The Chilling Adventures of Sabrina showrunner talks channelling The Exorcist, why its not Buffy, and our fascination with witches

Being a teenage girl can feel like hell on earth. Unless you’re pretty and popular, it’s a nightmare of insecurities, trying to make new friends, getting good grades and surviving mortifying crushes. But imagine how much worse it would be if you had to live between two worlds as a half mortal and half witch. If you were split between being an ordinary high school girl and a young princess of the Church of the Night…

When Sabrina Spellman debuted in Archie’s Mad House in 1962 her appeal was simple: she was a sweet, bubbly blonde whose magical hijinks got her into cauldrons of trouble. But 50 years on, audiences have darker, more complex appetites. It’s the perfect time for the Chilling Adventures of Sabrina, a Netflix series based on the Archie Horror comic book that weaves a darker story for the budding sorceress. 

This isn’t a world of charms and sparkles, but one where Sabrina eats human flesh for dinner, engages in necromancy and dances with her coven in the pitch-black woods. Luckily, series creator Roberto Aguirre-Sacasa has experience with spiky reimaginings. He gave the dweeby teens of Archie Comics an edgy makeover in hit show Riverdale and brought their comic counterparts into the zombie apocalypse in Afterlife With Archie.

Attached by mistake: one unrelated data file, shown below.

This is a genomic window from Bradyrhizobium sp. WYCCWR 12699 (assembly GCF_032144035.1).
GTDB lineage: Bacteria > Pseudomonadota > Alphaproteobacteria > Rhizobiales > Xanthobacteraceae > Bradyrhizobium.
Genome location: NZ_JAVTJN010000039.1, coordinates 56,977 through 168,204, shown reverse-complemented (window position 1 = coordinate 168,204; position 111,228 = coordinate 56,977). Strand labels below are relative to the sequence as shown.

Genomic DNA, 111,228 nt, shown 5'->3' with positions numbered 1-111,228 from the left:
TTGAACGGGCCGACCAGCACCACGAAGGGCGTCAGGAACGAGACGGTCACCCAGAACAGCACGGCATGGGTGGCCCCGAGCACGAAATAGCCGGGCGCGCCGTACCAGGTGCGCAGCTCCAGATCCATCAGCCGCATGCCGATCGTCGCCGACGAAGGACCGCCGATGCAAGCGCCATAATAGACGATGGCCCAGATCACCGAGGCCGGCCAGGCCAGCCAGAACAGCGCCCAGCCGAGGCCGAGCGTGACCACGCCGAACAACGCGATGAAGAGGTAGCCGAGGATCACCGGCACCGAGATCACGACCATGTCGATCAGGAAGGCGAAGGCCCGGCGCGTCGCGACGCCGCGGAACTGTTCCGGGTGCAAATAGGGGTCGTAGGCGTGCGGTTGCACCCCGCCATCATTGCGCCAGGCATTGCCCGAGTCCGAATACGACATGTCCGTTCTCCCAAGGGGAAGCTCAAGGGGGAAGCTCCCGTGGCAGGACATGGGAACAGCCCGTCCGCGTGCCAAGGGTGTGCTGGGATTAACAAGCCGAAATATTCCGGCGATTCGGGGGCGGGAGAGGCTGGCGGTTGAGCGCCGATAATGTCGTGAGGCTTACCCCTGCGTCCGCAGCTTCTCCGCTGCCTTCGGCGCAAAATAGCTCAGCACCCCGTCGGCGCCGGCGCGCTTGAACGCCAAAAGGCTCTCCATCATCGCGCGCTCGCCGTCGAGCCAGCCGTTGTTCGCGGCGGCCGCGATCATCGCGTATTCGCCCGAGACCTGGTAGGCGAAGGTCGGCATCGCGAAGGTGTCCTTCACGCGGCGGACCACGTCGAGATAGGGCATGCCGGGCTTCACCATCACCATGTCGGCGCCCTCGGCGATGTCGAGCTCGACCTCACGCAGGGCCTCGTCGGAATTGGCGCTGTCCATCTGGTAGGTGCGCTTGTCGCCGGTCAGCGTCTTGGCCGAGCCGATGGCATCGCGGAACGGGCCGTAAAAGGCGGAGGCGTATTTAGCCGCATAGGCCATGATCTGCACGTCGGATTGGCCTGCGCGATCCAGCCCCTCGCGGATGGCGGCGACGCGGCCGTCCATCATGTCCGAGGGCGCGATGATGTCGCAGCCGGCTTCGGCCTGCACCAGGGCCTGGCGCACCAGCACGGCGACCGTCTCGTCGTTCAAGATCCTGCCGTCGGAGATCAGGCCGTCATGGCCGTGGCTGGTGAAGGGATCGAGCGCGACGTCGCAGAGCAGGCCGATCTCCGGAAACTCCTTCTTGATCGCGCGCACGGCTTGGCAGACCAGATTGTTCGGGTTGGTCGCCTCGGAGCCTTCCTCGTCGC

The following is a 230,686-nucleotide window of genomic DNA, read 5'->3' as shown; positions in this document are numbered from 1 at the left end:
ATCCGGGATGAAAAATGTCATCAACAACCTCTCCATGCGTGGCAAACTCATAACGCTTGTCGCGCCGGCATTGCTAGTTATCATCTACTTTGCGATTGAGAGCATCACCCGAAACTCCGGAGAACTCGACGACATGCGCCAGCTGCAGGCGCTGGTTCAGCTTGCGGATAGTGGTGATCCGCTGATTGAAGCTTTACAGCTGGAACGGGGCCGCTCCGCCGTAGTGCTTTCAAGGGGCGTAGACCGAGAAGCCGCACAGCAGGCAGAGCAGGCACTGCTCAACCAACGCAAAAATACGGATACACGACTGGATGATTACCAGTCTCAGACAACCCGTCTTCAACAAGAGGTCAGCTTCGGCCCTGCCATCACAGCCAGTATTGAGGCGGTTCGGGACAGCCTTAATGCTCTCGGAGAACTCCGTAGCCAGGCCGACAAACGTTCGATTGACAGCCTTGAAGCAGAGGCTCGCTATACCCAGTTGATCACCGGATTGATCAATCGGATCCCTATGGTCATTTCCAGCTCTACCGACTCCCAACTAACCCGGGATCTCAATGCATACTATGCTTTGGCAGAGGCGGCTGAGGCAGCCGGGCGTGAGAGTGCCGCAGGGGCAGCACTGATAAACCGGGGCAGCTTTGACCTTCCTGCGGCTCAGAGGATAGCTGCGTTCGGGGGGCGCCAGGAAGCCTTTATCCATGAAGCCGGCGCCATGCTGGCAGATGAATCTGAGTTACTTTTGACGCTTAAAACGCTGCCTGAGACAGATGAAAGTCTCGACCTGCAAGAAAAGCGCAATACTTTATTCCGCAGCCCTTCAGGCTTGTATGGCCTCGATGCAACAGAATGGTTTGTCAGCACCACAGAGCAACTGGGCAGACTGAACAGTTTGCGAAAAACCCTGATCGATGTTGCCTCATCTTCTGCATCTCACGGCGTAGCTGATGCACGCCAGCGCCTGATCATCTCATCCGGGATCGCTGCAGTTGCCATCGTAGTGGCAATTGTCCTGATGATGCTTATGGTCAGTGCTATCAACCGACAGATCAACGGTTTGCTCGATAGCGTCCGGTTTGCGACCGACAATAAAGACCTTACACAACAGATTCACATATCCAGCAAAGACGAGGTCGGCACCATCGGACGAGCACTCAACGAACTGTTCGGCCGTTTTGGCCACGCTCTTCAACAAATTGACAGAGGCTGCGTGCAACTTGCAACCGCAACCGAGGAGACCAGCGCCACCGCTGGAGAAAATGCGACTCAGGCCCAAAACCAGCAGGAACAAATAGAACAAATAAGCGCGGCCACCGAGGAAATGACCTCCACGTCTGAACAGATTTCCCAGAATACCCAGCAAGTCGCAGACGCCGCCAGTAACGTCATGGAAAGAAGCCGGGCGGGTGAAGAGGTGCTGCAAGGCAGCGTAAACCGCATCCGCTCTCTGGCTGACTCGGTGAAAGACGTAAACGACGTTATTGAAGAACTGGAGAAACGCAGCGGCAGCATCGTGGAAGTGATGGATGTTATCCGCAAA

An image from Chilling Adventures of Sabrina

“After working on Afterlife, I began thinking about a companion series featuring Sabrina, who has a cameo in the comic,” he says. “And I thought, well I really love those old Satanic horror movies from the ’60s and ’70s. Classic ones like Rosemary’s Baby and The Omen. I thought, that would be fun to give Sabrina a different style and a different identity.” 

Chilling Adventures takes Sabrina back to her childhood, where she’s orphaned as a baby and adopted by her witchy aunts, Hilda and Zelda. Sabrina grows up broken in two, learning the dark arts at home while outwardly living as a normal girl who attends Baxter High. As she nears her 16th birthday, she has a terrible decision to make: does she choose a simple mortal life with her boyfriend Harvey or embrace her powers and write her name in the Dark Lord’s book? 

Sixteen candles

It’s obvious what a lot of Sabrina fans have been thinking. How can Chilling Adventures ever compare with the beloved ABC sitcom starring Melissa Joan Hart as the teen witch? “I watched Sabrina growing up and I thought I knew it,” says Agurirre-Sacasa, “but working on this show, I’ve met people who really know it. They’re like hardcore fans.”